by Kristin Yost ( and

Let’s face it, your planning abilities make you more than capable of creating an elaborate family budget, time for volunteering, planning recitals, judging, social events, spending time with family, etc… but you just might not know where to begin when it comes to your teaching business outside of the usual scheduling. You’re a piano teacher who has a successful home studio and you know you could be making more money, and would certainly like to, but you’re doing everything in your power and your business still isn’t doing what you want it to financially. Here are 5 essentials that need to be a part of your business strategy in order to be financially satisfied in your piano teaching career:

  1.  Plan your year, one year in advance; from private lessons, vacations, to master classes and summer camps. The planning process is best done after the first of the year, so you can hammer out all of the details of summer by March…when people start planning their summer vacations and other activities. Be sure to plan through May of the following year and include potential performance dates.
  2. Plan your budget; additional insurance, taxes, music expenses (you know some months are greater than others), fees, piano tunings, etc…You know when taxes are due, the months you need to make large music purchases, months you need to purchase office supplies, photocopying expenses for recitals, etc…streamline any process you can think of to make your life easier. How much money do you need to be bringing in each month to live how you want?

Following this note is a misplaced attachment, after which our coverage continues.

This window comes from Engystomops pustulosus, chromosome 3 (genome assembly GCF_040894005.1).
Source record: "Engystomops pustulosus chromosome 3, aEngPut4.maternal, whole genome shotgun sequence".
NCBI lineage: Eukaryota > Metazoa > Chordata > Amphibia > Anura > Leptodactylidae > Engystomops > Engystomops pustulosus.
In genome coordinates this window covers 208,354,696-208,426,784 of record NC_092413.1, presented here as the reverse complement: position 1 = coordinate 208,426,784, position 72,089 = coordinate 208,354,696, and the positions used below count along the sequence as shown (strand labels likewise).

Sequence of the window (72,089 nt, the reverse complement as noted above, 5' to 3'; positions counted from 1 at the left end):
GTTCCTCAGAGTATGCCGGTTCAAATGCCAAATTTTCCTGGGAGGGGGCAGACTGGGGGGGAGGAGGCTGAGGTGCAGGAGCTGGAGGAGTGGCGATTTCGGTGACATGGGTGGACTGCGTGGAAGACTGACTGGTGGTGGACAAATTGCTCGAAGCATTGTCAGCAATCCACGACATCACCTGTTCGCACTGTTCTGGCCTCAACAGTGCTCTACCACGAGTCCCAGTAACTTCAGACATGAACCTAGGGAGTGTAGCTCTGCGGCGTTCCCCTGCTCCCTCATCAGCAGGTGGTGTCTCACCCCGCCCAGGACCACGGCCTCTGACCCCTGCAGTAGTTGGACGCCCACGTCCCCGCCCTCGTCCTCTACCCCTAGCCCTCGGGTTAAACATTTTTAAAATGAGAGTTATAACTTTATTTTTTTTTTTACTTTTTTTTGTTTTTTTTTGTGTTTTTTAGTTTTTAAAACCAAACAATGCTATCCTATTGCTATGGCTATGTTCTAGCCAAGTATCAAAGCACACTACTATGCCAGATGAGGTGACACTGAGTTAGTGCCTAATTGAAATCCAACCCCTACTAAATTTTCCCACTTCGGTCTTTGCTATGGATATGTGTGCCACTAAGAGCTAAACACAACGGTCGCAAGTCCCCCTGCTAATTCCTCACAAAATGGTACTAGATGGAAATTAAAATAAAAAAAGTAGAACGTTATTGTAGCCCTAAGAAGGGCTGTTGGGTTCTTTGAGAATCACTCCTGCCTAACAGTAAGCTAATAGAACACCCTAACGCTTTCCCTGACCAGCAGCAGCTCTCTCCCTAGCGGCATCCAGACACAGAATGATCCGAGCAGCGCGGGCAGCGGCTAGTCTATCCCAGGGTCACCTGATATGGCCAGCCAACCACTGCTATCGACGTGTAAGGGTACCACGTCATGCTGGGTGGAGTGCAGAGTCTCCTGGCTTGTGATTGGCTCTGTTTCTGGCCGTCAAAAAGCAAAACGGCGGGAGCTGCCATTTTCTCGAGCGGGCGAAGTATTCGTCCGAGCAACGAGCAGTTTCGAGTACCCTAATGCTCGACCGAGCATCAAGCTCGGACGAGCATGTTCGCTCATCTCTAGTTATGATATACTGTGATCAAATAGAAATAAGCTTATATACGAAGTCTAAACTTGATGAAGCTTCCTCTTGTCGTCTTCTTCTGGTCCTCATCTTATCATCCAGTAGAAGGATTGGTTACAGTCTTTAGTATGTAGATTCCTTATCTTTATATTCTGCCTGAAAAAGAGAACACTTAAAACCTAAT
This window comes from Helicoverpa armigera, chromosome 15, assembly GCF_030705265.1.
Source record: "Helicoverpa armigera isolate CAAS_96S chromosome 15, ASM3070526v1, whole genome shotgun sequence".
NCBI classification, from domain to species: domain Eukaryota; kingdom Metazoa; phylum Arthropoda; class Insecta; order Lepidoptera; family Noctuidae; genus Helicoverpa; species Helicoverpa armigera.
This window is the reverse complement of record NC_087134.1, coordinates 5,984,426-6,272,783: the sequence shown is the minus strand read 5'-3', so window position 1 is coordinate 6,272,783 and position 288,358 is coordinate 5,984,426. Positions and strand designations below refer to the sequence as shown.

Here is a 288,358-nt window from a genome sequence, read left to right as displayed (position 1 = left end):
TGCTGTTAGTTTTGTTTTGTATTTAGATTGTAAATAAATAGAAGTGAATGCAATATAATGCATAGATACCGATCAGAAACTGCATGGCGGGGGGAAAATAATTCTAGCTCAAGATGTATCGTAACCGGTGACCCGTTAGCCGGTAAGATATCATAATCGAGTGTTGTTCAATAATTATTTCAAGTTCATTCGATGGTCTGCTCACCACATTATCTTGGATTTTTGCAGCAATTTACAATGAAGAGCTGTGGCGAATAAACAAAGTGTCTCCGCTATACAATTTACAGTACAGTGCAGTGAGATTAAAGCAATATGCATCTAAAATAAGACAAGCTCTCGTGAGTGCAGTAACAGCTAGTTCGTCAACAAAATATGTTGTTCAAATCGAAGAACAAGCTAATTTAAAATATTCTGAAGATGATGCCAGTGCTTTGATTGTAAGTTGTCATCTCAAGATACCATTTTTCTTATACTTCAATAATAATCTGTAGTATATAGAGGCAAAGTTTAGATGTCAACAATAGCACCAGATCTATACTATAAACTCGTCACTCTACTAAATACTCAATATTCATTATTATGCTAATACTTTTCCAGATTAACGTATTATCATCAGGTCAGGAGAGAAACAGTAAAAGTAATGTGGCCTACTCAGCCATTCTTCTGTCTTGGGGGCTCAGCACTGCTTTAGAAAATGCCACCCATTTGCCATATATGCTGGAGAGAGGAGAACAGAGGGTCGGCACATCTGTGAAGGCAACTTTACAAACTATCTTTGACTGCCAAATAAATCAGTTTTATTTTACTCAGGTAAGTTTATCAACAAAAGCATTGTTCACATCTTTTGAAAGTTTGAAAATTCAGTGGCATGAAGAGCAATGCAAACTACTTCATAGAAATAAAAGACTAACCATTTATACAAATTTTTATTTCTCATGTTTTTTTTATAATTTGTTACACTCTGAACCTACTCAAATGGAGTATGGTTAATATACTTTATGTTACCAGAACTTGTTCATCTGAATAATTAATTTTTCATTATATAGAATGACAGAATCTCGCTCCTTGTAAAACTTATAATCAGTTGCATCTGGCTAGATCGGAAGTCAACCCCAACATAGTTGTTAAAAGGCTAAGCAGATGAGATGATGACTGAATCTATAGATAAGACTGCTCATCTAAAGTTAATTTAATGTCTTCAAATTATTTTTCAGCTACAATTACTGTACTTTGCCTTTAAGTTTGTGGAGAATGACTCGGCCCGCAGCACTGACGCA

3. Evaluate the previous year. What was your best new idea last year? What was your best old idea that has stood the test of time? What was your worst new idea? Was it the idea or your implementation of the idea? It’s important to evaluate and learn from our previous experiences. This evaluation needs to be from a financial perspective as well as an operational perspective.
  4. Plan your salary. Yes, YOU can change how much you make with a very simple step: raise your rates. If you haven’t raised your rates in a few years, imagine me waiving my finger at you…and then begin writing your new tuition policy. I gave myself a 7% raise last year so this year decided not to raise my tuition, though I did raise the annual enrollment fee that goes to cover the cost of music and recitals. As a point of reference, in 2011 the national average for raises in the United States was 3%.
  5. Compare/evaluate your budgets and income from the past two years and develop a two-year projection of where you think you will be (based on previous numbers) and where you would like to be. Are they close? If not, do you know how to get it up to where you would like it?

The operative words you see here are “plan” and “evaluate.” When you run a business (which you are,) the worst thing you can possibly do is the “sit and wait” philosophy or the “I will build it and they will come” mentality and find out that you have no money to pay the electric bill come next month.

We plan ahead for our student lessons, we plan ahead for recitals, we plan ahead for so many things but yet we financially (as piano teachers) seem to still be lagging in our collective financial successes. For those of us in single-income homes/families, it’s imperative we plan and budget. It’s just as important however, if the income from your piano teaching business is secondary – it’s important because the rest of us need you to make it a priority. If there is an “industry standard”, everyone wins!

When you planned this year, did you:

  • Consult last year’s numbers?
  • Address the challenging months and try to develop a plan to make those leaner months, less lean?
  • Ask what works about your tuition collection?
  • Ask what could be improved?

Ask those tough questions and share your feedback and questions here.

If you have questions for Kristin or Wendy about business matters, please email your question and we’ll get you an answer!